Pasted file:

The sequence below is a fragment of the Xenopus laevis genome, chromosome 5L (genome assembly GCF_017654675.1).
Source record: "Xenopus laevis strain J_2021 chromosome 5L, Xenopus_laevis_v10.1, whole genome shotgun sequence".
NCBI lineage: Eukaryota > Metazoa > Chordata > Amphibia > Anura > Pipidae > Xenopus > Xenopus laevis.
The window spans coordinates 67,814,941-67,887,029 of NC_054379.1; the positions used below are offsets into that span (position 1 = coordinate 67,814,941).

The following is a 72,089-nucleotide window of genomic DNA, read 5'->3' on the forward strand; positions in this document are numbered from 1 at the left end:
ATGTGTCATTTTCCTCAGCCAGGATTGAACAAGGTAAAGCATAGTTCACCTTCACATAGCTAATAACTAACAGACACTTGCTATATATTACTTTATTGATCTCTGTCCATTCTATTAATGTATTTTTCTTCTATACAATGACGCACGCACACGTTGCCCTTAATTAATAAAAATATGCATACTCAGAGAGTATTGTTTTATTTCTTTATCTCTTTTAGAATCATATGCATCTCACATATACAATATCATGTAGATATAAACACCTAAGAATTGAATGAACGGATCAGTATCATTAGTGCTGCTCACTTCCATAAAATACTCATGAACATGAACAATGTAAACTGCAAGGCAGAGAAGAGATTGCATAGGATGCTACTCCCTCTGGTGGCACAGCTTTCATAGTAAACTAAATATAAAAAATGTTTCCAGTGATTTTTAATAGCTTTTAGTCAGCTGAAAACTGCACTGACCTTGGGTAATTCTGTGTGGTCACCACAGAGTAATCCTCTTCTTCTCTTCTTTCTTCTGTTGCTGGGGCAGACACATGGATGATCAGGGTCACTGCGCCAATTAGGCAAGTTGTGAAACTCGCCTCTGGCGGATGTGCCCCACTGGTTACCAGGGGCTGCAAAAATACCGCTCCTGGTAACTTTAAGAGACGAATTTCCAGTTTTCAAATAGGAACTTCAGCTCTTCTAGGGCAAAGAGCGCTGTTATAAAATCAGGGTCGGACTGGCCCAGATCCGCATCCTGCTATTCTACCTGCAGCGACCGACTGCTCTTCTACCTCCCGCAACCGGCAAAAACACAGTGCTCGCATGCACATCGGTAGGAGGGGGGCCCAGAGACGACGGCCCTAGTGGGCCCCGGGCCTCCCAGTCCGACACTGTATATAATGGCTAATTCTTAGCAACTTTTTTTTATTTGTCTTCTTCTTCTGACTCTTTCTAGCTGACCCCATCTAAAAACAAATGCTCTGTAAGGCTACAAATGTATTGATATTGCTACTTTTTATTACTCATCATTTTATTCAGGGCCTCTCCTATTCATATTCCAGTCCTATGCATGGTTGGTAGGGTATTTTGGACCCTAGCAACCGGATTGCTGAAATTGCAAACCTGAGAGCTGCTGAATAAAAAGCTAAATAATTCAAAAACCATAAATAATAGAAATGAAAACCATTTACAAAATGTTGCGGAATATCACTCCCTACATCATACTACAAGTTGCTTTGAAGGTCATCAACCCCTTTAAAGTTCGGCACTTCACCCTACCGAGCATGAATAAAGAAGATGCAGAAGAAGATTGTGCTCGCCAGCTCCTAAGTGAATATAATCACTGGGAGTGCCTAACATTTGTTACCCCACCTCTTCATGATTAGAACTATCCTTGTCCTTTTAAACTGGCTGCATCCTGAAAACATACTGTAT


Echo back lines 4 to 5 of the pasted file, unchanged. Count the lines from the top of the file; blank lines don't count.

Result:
The window spans coordinates 67,814,941-67,887,029 of NC_054379.1; the positions used below are offsets into that span (position 1 = coordinate 67,814,941).

The following is a 72,089-nucleotide window of genomic DNA, read 5'->3' on the forward strand; positions in this document are numbered from 1 at the left end: